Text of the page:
Ghostly goings on

Tower of London - drama

We recently received what appeared to be complaint from a customer saying that the property they were staying in was haunted. Customer satisfaction is very important to us so we took their word that the mysterious owl-like noises they heard were not in fact from an owl but from a ghost…possibly doing an impression of an owl.

But it turned out that the customer wasn’t complaining, they were actually delighted to be sharing their holiday cottage with owls ghosts.  So with Halloween fast approaching we thought there might be more of you who’d like to explore the ghoulish side of UK history on a Halloween break.

So sit tight and keep a light on as we explore some of the UK’s most haunted regions….

Chillingham Castle, Alnwick, Northumberland

Some might say Sir Humphry Wakefield was asking for trouble by naming his castle ‘Chillingham’, he might as well have called it ‘Ghostville’ or ‘Polterhouse’. And if attracting ghosts was his plan, it seemed to work. As well as the ghost of Lady Berkely, who walks the corridors looking for wayward lover, there are stories of a spook that leaps out of a painting at night. Unfortunately, for those of a nervous disposition, the picture is not of a group of dogs playing snooker.

The castle’s library allegedly houses a pair of ghosts who talk loudly, making the position of librarian at Chillingham Castle one of the least satisfying jobs in the UK. And if you’re thinking of escaping the ghouls outside the castle…think again! Even the lake in the castle’s grounds is said to be haunted, presumably by the ghosts of spurned goldfish…

The Tower of London

With the ghosts of Sir Walter Raleigh, Queen Ann Boleyn and Lady Jane Grey allegedly roaming its corridors late at night, the Tower of London is not only one of the most haunted places in the UK but also like a supernatural version of Hello magazine.

But it’s not just notable historic figures who are rumoured to haunt its darkened corridors late at night; in 1816, one sentry stationed outside the jewel room, reported seeing a bear advancing towards him. The lack of physical evidence (such as an actual giant bear) caused some cynics to question the story’s legitimacy, so in return the sentry offered that it must have been the ghost of bear. Although it’s entirely possible he may have been exposed to other kinds of spirits at the time.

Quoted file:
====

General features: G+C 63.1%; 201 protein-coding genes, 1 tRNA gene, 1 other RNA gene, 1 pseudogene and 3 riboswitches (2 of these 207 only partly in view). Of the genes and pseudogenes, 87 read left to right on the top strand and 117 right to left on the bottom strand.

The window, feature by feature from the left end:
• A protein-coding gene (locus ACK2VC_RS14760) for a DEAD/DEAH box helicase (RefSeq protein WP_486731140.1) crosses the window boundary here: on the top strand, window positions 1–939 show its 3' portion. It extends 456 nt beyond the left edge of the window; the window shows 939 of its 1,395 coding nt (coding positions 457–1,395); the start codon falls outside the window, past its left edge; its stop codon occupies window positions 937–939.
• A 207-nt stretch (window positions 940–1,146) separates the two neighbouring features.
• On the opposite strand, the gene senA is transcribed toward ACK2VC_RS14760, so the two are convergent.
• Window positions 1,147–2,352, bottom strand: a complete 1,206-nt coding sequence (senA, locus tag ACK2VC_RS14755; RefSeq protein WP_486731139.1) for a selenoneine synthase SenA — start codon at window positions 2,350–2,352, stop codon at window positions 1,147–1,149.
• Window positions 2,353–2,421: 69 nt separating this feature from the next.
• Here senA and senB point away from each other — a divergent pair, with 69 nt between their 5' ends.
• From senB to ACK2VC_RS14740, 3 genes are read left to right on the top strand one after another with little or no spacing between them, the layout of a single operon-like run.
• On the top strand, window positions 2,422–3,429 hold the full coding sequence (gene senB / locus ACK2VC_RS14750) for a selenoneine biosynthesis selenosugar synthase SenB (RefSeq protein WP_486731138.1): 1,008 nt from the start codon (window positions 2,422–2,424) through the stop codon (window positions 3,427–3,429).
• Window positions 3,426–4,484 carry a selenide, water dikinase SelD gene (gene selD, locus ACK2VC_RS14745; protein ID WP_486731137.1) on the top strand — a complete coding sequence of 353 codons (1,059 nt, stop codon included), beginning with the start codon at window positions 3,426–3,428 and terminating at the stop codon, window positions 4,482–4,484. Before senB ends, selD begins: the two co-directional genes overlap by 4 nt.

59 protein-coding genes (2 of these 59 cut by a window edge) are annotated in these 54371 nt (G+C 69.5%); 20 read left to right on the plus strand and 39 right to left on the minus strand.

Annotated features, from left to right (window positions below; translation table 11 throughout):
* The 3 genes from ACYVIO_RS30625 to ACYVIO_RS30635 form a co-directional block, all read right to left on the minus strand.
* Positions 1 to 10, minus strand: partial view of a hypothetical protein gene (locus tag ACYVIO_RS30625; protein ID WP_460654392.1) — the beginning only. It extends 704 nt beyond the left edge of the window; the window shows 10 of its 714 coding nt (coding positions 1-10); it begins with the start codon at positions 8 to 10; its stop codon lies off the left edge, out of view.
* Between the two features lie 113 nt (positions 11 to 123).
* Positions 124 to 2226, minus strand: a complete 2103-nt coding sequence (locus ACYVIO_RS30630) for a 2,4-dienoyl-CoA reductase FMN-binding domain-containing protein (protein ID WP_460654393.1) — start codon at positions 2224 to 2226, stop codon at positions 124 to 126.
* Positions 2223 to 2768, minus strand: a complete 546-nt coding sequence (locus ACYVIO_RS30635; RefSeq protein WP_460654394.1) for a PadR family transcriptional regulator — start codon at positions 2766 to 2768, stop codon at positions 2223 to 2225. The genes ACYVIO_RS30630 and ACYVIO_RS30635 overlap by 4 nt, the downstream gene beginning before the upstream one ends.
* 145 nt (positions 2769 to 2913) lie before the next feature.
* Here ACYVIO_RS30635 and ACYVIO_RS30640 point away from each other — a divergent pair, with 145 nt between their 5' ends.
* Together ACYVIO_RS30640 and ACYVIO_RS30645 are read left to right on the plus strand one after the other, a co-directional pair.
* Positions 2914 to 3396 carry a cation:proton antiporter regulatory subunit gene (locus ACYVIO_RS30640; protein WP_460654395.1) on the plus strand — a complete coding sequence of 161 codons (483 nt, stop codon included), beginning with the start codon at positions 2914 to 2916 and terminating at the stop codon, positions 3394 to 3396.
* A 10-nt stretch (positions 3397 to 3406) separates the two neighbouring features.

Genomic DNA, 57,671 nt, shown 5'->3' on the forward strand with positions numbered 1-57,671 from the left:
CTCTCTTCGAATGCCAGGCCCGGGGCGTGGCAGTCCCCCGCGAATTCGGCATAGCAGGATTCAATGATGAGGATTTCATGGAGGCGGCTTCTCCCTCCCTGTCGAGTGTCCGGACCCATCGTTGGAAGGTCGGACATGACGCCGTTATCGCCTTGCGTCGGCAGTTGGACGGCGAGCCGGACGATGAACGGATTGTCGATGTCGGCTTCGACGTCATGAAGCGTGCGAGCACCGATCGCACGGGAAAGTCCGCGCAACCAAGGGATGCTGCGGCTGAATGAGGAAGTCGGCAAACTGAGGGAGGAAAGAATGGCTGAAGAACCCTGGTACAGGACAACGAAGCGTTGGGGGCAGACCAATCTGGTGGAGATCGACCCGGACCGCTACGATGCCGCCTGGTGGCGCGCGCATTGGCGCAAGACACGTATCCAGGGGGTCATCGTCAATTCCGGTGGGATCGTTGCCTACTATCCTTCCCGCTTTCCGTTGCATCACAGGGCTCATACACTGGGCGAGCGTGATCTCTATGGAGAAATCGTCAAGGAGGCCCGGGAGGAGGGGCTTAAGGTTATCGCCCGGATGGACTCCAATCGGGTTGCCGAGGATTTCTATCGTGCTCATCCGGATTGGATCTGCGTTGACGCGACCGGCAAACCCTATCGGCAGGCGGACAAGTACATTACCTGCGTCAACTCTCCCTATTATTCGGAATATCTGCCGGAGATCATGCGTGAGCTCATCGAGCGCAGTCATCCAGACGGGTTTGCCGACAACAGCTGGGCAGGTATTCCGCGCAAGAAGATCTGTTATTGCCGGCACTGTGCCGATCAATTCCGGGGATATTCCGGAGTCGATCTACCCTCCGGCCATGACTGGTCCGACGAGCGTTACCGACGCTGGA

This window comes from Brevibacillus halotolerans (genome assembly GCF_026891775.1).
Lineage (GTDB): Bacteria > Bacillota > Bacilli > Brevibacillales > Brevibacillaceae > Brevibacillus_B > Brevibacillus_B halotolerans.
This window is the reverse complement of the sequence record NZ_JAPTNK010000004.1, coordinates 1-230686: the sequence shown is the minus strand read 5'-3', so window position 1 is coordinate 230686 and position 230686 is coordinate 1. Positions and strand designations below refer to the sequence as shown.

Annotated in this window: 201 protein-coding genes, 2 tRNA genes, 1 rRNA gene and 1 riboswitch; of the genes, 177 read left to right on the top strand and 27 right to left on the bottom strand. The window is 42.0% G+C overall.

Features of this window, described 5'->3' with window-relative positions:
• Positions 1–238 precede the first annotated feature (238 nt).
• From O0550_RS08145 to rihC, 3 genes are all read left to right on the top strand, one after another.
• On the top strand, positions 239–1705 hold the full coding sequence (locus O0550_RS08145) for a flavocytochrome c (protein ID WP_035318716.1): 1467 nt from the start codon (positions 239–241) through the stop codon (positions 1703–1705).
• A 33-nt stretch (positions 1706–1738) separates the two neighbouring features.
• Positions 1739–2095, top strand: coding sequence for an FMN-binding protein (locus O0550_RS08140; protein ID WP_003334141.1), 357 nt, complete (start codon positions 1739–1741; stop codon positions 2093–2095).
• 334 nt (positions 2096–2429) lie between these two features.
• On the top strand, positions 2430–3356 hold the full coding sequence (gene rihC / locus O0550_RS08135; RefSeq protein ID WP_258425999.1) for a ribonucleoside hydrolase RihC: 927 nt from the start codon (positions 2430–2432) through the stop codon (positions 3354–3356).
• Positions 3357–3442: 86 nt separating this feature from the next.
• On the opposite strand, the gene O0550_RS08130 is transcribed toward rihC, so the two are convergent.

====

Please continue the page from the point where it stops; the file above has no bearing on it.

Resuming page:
The Red Lion Inn, Avebury, Wiltshire

And speaking of spirits of one kind and another, The Red Lion Inn seems to have both in abundance. One of the most famous ghosts is that of Florrie, a 17th century lady who is rumoured to appear from the well in the bar area. Unfortunately for the owners of the pub, Florrie seems to be a bit of a troublemaker and there have been reports of items being mysteriously thrown around the bar area – though we can’t confirm that this only happens at last orders.

Guests staying at The Red Lion are rumoured to have left in the middle of the night and there are reports of rooms feeling freezing, even in summer. And when you consider that one of the ghosts has a ‘thing’ for men with beards, those of a nervous disposition or an excess of facial hair might prefer to stay in a holiday cottage nearby and leave The Red Lion well before closing time!

Okehampton, Devonshire

Okehampton seems to be a commuter town for spirits, a bit like Ipswich but for the supernatural. One of the most impressive tales is that of Lady Howard, who lived in the town’s castle and reportedly married wealthy men before murdering them for their fortune.

Lady Howard’s ghostly penance is to visit the castle every night to pick one blade of grass before returning to her family home. And when you consider the fact that she supposedly does this in a carriage made of bones pulled by a black dog with flaming eyes, even the most unobservant ghost hunter should be able to spot this spook!

Bodelwyddan Castle, Rhyl, Wales

Bodelwyddan Castle is now home to the National Portrait Gallery, so even if you’d rather not be on the lookout for spooks, you can still see some beautiful works of art. But you may not be alone when you do! The castle used to be used as a hospital for soldiers from the First World War and visitors have reported seeing the ghostly figure of a soldier admiring the pieces of art hanging throughout the galleries.

If paintings and ghosts of soldiers aren’t really your thing, then you can always pay a visit to Sculpture Gallery, which is rumoured to be haunted by the spectral shape of a lady. And if you decide to escape the art, you may still find yourself sat with the ghost of a lady in blue in the tearoom! So if your interests are both art and ghosts, you could do worse than pay a visit to Bodelwyddan Castle.

Have you had any spooky experiences on your travels around the UK that you’d care to share? Leave a comment below and have a great halloween!

One thought on “Ghostly goings on

  1. Good to read of some of the many ghastly, ghostly stories associated with particular places in the UK. Not all, then, are associated with old pubs and inns (spirits after hours?).

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